If you are a homeowner who has fallen behind on your mortgage payments and are facing foreclosure, your plans should include figuring out whether filing bankruptcy might be a good way to save your home or at least temporarily stop the proceedings to buy you some time. Read on to learn how bankruptcy can temporarily or permanently stop a foreclosure and find out if filing bankruptcy might be right for your situation.
(If you are struggling to pay your mortgage or facing imminent foreclosure, visit our Foreclosure section for help. For more articles on how bankruptcy can help with foreclosure, visit our Bankruptcy & Foreclosure section.)
If your lender has already started the foreclosure process, you can file either a Chapter 7 or Chapter 13 bankruptcy to temporarily stop the foreclosure.
Once you file for bankruptcy, this triggers an automatic stay. The stay functions as an injunction prohibiting your mortgage lender from foreclosing on your home or otherwise trying to collect its debt. This means that any foreclosure activity must be halted for the time being. The automatic stay provides additional time to cure the default or otherwise deal with a pending foreclosure.
However, the automatic stay won’t last forever. Your lender or mortgage servicer can file a motion for relief from the stay, in which it asks the bankruptcy court for permission to proceed with the foreclosure process. If the stay is lifted, the foreclosure will continue.
(Learn more in Nolo’s article Bankruptcy's Automatic Stay and Foreclosure.)
If right for your situation, a Chapter 13 bankruptcy can be a great option to avoid foreclosure and keep your home.
A Chapter 13 bankruptcy involves a restructuring of your debts where you repay debts (some in part and some in full) over a period of three to five years. With this type of bankruptcy, you may be able to avoid foreclosure and remain in your home since you can repay delinquent mortgage payments through a Chapter 13 plan. You may also be able to eliminate underwater second and third mortgages in a Chapter 13 bankruptcy since they are considered unsecured loans.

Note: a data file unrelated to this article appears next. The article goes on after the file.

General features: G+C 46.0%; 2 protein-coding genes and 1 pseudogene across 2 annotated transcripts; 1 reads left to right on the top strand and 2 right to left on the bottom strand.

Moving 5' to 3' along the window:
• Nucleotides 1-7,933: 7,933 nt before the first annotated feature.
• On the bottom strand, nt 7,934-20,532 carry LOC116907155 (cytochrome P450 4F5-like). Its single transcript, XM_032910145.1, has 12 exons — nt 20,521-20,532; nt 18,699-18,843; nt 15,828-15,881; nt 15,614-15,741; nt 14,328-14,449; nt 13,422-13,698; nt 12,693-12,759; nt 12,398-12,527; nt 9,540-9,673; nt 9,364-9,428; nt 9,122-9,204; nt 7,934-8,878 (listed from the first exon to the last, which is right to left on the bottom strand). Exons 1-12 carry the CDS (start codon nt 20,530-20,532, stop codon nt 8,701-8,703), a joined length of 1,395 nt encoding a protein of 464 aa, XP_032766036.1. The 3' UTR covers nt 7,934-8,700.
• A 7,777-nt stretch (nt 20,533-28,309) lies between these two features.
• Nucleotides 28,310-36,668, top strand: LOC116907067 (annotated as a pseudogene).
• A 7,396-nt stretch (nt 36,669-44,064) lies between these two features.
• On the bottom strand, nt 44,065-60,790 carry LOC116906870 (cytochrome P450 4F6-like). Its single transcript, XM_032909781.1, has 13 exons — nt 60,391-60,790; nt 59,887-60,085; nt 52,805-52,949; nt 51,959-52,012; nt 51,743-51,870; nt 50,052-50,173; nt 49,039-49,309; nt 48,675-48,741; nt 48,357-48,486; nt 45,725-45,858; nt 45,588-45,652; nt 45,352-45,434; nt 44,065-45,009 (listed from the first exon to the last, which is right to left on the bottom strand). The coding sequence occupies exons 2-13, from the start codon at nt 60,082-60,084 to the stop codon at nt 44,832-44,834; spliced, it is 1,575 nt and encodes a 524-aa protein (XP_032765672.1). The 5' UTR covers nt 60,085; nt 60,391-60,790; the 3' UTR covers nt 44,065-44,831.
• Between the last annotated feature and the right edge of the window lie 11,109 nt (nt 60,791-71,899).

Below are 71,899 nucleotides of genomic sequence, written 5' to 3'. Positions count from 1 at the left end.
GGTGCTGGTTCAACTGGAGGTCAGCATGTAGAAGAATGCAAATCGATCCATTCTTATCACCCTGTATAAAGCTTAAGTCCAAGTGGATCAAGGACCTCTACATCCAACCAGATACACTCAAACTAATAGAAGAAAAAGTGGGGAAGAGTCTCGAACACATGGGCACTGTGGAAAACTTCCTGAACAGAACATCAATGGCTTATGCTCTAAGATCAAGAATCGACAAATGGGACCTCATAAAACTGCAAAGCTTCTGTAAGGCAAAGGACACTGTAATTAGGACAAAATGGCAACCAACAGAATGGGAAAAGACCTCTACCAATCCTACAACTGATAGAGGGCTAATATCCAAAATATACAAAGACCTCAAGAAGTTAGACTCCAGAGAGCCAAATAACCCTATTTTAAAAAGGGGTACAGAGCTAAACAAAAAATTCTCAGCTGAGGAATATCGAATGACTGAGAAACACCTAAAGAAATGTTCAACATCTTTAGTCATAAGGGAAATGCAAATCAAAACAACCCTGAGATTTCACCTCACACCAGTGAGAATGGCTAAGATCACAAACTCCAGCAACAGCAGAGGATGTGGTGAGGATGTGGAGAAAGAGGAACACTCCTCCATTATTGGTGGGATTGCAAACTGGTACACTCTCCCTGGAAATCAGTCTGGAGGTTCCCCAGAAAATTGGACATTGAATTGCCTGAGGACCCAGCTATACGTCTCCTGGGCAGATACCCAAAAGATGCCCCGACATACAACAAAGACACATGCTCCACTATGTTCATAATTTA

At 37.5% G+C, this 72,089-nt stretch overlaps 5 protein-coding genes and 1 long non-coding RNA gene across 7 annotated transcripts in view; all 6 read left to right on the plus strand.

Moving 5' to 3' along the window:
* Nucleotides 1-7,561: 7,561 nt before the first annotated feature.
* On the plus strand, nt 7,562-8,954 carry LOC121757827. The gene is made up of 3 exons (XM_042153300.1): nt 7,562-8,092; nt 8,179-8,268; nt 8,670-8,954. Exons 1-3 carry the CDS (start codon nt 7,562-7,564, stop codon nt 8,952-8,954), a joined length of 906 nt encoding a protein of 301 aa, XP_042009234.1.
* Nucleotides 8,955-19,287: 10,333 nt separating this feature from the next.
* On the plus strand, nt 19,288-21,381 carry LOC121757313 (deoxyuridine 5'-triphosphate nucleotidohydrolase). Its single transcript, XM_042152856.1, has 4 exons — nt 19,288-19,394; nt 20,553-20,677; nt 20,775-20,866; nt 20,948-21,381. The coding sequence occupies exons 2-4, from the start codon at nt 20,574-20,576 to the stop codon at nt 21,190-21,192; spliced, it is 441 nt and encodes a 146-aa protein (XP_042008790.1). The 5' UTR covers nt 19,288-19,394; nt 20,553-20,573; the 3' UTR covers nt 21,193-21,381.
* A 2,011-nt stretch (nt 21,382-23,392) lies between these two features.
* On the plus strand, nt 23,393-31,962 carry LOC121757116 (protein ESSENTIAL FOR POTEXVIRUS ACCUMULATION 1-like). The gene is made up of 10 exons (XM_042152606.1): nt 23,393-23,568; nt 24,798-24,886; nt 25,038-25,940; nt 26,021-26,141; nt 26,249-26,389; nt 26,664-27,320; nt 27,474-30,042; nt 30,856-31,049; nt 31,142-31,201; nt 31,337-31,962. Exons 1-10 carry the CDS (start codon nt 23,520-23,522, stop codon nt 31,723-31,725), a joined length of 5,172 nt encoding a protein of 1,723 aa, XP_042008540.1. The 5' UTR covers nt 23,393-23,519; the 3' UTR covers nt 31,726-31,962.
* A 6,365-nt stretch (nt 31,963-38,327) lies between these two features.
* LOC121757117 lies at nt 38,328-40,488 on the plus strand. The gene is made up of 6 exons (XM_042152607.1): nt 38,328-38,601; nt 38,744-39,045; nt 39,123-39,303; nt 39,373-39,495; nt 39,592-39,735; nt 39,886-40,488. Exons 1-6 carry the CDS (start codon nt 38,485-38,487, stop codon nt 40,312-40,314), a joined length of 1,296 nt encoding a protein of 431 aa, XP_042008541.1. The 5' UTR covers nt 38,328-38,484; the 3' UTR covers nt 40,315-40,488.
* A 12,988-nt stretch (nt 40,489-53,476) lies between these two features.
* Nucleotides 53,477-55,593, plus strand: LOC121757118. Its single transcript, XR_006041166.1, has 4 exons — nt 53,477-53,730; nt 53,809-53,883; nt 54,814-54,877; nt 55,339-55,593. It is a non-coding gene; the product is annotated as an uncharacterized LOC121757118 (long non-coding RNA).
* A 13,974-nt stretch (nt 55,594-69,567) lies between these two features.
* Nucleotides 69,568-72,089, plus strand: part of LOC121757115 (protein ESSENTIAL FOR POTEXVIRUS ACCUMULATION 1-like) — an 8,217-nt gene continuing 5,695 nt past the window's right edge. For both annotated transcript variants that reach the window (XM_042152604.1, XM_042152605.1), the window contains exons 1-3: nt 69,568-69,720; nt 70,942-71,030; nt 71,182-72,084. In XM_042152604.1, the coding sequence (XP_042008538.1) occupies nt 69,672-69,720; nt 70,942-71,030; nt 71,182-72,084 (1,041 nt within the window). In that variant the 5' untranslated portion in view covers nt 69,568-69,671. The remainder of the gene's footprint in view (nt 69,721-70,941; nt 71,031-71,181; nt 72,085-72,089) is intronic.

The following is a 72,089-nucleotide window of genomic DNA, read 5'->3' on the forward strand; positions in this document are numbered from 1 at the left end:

(For more information, see Nolo’s Chapter 13 Bankruptcy area.)
If you are behind on your mortgage payments, a Chapter 7 bankruptcy might not be the best option to save your home, though it will temporarily delay the foreclosure process. However, if you are current on your mortgage payments, most Chapter 7 bankruptcy filers can keep their homes so long as your home isn't worth enough to trigger a sale in the bankruptcy. (To learn more, see Your Home in Chapter 7.)
To see how a Chapter 7 bankruptcy could be useful even if you're current on your mortgage payments, let's consider one scenario. Say you’re current on your mortgage payments, but you think you might fall behind in the near future because you are paying off high credit card debt or medical bills. If your home isn't worth enough to trigger a sale in your bankruptcy, then the cancellation of other unsecured debt (like credit card debt and medical debt) in a Chapter 7 bankruptcy can help you prevent a foreclosure by freeing up money that you can then put towards your mortgage payments.
(For more information, see Nolo’s Chapter 7 Bankruptcy area.)
If you are thinking about declaring bankruptcy, but are also hoping to get a mortgage modification to make your monthly payments more affordable, it’s usually best to finalize the loan modification before you file. Otherwise, the bankruptcy could jeopardize the process because many lenders will halt the modification negotiations while the automatic stay is in effect.
(Learn more about loan modifications and other options to avoid foreclosure.)
Consulting with a bankruptcy attorney can mean the difference between staying in your home and facing immediate foreclosure. However, if saving your home is your only goal in filing for bankruptcy, it is recommended that you first explore the many non-bankruptcy options for avoiding foreclosure because you may be able to keep your home without going through bankruptcy. (Learn more about Alternatives to Foreclosure.)
It is also recommended that you seek the advice of local counsel or a legal aid organization to explore all possible options that may be available in your particular situation.
For more articles on bankruptcy, including bankruptcy basics, bankruptcy procedures, and specific information about filing bankruptcy in your state, visit our Bankruptcy area.